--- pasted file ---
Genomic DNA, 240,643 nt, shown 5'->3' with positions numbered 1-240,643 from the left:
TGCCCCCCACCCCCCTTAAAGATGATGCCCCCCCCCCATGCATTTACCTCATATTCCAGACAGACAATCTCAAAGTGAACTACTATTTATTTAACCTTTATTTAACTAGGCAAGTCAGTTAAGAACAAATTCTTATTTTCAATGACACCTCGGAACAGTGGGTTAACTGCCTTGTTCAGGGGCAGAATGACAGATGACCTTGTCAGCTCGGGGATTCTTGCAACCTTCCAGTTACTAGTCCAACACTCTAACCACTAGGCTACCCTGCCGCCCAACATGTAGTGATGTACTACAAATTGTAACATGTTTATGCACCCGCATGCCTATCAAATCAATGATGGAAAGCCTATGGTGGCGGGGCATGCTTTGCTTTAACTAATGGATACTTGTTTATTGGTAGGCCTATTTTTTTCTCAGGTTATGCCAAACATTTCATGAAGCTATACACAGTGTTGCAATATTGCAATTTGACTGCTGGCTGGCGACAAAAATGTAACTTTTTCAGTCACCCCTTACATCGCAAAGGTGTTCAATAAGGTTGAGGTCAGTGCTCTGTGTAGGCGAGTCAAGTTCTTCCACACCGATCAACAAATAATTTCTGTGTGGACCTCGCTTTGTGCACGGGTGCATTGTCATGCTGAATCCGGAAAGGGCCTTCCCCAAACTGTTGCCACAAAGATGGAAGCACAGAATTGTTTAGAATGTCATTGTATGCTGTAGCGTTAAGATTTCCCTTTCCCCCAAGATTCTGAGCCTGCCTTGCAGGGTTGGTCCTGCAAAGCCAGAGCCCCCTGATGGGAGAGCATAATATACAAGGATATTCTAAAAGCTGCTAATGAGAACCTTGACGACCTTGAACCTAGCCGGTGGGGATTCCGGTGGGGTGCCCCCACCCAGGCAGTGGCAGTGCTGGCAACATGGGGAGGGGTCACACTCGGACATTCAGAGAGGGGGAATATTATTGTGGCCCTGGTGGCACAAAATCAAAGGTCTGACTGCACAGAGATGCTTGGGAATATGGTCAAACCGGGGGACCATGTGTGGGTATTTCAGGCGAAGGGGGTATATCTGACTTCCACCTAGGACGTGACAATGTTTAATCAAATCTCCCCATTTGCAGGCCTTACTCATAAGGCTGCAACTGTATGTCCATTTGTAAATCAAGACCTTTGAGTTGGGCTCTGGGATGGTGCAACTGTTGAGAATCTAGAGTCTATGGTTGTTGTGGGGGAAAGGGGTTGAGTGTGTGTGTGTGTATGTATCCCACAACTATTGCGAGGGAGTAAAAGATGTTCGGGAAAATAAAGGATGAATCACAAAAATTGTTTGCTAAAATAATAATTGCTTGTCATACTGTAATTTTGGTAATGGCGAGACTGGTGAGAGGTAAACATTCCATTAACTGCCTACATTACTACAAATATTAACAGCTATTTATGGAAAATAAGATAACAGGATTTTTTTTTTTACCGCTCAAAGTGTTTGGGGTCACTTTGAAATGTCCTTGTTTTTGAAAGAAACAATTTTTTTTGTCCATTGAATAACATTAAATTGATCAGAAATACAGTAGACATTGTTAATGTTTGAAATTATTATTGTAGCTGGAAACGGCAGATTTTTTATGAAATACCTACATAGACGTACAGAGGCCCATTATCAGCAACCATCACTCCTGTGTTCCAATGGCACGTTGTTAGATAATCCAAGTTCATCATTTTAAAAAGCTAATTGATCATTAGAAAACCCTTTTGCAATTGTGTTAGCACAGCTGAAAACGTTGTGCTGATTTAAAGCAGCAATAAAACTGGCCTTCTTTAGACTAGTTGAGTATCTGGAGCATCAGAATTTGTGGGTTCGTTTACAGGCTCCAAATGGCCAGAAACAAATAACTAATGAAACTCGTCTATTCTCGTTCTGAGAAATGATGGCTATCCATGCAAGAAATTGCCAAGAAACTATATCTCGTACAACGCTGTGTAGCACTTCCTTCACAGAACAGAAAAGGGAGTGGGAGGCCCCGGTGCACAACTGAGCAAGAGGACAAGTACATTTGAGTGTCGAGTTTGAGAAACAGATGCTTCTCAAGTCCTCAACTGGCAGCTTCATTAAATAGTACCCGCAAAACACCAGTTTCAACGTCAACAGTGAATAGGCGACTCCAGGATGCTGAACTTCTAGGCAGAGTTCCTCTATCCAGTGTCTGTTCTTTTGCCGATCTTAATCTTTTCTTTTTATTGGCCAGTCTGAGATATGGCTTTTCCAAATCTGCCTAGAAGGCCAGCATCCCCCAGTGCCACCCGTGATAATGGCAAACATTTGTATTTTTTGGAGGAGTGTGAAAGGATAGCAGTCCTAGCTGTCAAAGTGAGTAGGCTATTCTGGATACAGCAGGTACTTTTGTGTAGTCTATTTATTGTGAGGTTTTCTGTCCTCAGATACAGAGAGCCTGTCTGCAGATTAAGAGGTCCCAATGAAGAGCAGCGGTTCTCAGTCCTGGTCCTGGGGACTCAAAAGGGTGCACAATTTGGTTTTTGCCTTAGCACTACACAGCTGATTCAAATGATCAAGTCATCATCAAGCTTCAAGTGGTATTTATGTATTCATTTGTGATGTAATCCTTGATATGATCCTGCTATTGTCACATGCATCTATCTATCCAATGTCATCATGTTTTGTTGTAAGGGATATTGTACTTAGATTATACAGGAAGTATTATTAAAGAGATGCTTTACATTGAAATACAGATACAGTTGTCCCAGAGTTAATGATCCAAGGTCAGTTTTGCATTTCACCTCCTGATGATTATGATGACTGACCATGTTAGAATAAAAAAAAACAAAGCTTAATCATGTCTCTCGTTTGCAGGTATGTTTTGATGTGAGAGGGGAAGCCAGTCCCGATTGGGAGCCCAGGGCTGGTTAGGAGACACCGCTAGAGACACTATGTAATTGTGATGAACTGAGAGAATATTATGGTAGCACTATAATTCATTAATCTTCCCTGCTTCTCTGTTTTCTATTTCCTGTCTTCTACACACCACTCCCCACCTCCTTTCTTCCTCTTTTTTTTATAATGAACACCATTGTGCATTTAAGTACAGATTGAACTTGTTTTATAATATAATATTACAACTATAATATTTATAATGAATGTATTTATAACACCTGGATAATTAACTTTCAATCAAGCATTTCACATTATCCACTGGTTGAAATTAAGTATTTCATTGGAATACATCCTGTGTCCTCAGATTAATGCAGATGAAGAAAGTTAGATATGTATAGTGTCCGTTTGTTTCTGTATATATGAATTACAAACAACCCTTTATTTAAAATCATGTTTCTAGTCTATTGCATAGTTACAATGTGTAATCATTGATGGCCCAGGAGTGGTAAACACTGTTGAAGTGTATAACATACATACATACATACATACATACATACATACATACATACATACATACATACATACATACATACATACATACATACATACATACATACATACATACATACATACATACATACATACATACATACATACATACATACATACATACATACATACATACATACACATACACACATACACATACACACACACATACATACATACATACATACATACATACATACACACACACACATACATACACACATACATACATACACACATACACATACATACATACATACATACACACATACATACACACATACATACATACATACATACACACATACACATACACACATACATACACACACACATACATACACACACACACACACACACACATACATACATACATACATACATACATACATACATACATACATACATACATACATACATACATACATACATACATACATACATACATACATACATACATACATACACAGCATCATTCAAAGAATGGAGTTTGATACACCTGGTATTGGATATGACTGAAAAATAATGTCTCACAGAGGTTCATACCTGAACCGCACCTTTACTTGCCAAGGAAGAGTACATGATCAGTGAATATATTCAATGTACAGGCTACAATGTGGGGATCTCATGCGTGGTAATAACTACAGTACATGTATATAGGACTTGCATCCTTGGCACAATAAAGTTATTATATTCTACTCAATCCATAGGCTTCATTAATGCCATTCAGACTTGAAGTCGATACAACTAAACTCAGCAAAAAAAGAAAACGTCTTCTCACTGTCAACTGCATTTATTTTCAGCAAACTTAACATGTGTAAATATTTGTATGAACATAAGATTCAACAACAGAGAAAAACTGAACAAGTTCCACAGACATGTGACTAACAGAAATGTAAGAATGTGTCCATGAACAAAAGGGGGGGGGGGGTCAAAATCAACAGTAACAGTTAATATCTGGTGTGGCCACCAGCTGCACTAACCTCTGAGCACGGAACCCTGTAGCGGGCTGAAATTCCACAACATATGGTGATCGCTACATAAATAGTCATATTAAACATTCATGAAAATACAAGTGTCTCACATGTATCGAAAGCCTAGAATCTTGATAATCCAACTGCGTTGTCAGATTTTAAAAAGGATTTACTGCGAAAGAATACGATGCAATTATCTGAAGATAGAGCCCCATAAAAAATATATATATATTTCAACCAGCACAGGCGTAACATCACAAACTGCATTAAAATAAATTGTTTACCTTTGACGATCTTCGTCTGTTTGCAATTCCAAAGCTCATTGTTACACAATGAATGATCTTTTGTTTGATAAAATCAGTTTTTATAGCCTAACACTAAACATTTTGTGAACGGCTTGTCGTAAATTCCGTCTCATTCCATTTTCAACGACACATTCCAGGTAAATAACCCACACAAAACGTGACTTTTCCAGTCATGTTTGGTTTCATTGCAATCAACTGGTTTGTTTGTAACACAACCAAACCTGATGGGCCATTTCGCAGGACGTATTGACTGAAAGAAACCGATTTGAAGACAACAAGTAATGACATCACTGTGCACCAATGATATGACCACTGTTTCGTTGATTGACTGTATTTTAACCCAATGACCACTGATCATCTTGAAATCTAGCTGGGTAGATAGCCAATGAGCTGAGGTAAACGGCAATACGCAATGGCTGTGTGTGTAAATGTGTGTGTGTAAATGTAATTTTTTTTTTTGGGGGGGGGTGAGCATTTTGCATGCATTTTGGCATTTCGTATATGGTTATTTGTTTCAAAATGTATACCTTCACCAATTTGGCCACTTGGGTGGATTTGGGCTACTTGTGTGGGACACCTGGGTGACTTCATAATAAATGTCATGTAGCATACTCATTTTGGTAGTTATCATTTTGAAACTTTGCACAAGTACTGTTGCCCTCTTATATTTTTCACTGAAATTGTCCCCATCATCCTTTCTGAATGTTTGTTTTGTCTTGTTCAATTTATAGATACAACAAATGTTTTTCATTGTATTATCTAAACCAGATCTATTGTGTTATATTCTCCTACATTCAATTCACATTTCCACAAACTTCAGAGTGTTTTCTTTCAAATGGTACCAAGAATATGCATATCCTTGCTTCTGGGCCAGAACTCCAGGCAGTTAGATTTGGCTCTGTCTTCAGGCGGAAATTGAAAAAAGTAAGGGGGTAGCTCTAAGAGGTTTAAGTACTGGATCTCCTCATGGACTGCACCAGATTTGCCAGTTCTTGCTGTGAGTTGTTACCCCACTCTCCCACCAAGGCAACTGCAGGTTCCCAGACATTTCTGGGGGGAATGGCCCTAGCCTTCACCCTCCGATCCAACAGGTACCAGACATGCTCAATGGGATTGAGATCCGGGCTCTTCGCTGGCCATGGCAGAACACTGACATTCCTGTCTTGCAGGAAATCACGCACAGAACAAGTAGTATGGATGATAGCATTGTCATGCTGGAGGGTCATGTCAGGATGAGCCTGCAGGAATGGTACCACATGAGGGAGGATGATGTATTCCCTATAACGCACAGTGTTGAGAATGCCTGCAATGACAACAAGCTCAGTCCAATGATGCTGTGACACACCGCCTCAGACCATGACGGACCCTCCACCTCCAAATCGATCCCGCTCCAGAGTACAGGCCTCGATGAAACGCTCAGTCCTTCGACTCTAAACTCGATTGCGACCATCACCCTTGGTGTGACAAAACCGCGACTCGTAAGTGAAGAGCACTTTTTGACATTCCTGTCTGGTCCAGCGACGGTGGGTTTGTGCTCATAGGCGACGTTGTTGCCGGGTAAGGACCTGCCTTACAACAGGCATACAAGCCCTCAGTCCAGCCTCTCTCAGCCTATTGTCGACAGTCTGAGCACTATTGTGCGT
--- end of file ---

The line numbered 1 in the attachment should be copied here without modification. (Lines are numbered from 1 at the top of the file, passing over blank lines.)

Genomic DNA, 240,643 nt, shown 5'->3' with positions numbered 1-240,643 from the left: